The state’s selection committee has weighed bids from four cities and is recommending that Kearney be the site of a new $121 million veterans home for central Nebraska.
It’s understandable that leaders in Grand Island, site of central Nebraska’s current veterans home, would express disappointment. Grand Island has been home to the existing facility since 1887. The veterans home, with more than 350 employees, is a major local employer. And Grand Island rightly has pride in its great success not only in hosting the State Fair since 2010 (relocated from Lincoln amid complaints from some Lincoln-area residents) but also in raising the annual event to impressive new heights.
Still, it raises concern that some Grand Island leaders, in the immediate wake of the committee’s recommendation of Kearney, have said they intend to fight the selection, appealing both to the Nebraska Legislature and to the federal government (which will make the final decision).
The reaction is understandable, as is the disappointment for the other competing cities, Hastings and North Platte. But it’s important to focus on the top priority: making sure that the process stays on track for a modern new facility to care for Nebraska’s veterans.
Nebraska has a crucial statewide interest in seeing this process move forward without needless delays.
The state can’t afford to bog down in internal quarreling over the project. Otherwise, the feds are likely to lower the project in priority and move on to other facilities elsewhere.
Everyone agrees that the new veterans home will provide major improvements. The current facility is multistory and requires that around 200 residents share 57 bathrooms. Only 13 residents have their own bathrooms. It has been more than 40 years since a new building was added to the site.
In the new, 225-bed facility, each resident would have a private room and bathroom, and rooms would be grouped around shared space. The building, with around 330,000 square feet, would be one-story.
The Nebraska state government is contributing $47 million, with the federal government chipping in the remaining $74 million.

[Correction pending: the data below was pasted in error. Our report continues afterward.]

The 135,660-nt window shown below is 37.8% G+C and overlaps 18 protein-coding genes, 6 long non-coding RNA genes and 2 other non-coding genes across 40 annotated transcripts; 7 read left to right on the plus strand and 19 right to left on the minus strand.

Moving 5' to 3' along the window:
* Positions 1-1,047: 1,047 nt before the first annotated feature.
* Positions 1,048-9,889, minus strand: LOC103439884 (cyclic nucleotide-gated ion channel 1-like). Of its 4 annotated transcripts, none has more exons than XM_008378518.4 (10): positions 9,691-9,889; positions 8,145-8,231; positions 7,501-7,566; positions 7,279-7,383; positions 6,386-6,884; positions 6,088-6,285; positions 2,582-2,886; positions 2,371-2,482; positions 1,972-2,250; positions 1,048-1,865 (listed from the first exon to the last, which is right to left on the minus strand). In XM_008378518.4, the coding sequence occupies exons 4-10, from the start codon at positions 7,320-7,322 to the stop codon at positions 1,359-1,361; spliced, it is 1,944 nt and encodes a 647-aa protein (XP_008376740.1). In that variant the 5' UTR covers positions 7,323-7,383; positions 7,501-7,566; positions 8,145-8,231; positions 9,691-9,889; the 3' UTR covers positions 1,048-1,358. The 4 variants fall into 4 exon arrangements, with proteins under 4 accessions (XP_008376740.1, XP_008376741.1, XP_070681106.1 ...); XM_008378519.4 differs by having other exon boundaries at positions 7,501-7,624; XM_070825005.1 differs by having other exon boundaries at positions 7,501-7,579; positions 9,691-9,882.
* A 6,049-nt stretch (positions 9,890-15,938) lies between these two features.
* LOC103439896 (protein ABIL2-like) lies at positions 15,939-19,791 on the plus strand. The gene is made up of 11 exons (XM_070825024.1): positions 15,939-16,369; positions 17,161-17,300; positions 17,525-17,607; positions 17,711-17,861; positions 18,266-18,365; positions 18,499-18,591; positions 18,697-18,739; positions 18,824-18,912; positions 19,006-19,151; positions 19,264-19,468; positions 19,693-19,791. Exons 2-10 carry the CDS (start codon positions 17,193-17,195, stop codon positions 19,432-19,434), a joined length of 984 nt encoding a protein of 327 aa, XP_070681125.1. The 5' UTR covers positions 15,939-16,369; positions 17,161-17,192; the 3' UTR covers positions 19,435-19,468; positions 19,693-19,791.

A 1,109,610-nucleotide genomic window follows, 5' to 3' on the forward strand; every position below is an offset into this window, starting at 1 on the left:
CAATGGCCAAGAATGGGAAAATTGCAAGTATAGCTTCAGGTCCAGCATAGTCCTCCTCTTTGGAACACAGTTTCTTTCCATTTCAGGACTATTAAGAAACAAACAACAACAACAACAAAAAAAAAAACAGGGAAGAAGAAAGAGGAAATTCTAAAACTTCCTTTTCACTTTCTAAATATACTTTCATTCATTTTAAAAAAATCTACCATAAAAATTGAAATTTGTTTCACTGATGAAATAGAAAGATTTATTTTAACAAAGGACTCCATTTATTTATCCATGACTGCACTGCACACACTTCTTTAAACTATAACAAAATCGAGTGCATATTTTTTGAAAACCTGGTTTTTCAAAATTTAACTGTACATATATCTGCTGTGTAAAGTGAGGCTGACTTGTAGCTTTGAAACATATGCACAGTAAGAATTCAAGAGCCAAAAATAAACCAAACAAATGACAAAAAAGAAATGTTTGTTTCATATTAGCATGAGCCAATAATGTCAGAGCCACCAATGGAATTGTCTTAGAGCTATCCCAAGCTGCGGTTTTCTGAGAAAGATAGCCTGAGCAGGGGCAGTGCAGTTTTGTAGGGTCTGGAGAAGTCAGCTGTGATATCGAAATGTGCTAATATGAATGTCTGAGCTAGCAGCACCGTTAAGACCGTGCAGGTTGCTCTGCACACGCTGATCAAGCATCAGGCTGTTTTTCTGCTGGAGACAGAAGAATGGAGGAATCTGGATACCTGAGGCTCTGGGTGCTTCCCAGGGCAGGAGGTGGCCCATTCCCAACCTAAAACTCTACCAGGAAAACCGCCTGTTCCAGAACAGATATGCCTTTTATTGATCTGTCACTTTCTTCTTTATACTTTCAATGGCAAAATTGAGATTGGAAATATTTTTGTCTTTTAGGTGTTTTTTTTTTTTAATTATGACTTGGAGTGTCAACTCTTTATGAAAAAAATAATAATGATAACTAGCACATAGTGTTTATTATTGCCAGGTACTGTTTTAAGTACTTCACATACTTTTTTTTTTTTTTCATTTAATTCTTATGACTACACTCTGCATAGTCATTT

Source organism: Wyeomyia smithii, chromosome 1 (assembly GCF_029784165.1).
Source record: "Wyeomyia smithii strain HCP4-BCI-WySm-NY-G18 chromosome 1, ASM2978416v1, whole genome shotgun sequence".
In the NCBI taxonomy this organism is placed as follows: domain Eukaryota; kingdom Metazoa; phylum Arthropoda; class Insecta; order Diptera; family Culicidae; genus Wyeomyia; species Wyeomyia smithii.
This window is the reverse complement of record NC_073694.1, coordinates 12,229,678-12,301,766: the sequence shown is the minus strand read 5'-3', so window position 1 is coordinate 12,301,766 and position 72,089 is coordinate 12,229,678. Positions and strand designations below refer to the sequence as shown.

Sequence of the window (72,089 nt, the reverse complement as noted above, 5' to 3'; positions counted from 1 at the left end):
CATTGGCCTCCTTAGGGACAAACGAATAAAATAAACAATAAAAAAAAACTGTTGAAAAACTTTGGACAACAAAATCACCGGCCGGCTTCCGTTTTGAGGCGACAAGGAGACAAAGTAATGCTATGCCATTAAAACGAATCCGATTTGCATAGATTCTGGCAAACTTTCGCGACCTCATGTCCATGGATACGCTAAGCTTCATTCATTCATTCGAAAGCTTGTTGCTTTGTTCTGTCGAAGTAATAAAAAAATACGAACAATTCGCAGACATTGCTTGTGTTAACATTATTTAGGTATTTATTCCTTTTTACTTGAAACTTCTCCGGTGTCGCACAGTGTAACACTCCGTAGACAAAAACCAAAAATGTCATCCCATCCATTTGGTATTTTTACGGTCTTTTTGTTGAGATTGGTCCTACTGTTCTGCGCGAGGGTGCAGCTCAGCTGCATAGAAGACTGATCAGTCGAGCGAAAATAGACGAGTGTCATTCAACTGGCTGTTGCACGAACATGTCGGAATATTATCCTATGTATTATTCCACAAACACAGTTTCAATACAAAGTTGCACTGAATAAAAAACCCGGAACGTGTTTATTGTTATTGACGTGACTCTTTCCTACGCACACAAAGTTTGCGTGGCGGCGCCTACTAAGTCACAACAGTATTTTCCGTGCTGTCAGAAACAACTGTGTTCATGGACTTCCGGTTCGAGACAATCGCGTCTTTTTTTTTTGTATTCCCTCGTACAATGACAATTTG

If the U.S. Department of Veterans Affairs gives approval this year, groundbreaking could occur in 2015 with a ribbon cutting in 2018, according to John Hilgert, director of the state’s Division of Veterans Homes and Veterans Affairs.
In reacting to the recommendation of Kearney for the new veterans home, a group of Grand Island leaders issued a statement claiming that the process was neither fair nor open. They also argued that the decision effectively was made a year ago when Kearney officials spoke with state officials.
It’s hard to see how such claims line up against important facts. First, the selection committee that made the recommendation consists of three respected, professional-minded leaders in state government: Hilgert; Carlos Castillo, then-director of the Department of Administrative Services; and Catherine Lang, director of the Department of Economic Development and Labor.
These are not small-minded individuals known for playing loose with state policy decisions.
Second, the four cities that submitted bids — Grand Island, Kearney, Hastings and North Platte — were judged using numerical criteria. Scores were designated in nine categories: physical factors; utilities and infrastructure; cultural factors; environmental factors; community services; regulatory factors; work force factors; community support factors; and program enhancements.
When the totals were calculated, the results were Kearney, 1,033; Hastings, 977; Grand Island, 889; and North Platte, 855.
It’s not unusual in Nebraska to have communities compete by submitting bids for major projects. That’s how Grand Island landed the State Fair, after all, as well as a National Guard aviation facility.
Other examples include the placement of a new state prison in Tecumseh in 1998 and the relocation of the Eastern Nebraska Veterans Home from Douglas County to Sarpy County in 2007.
The key thing now is for Nebraska to send a strong message to Washington: Nebraska is ready to work with federal authorities as needed to make this much-needed project a reality in a timely fashion.
Forward motion, not delay, must be the priority.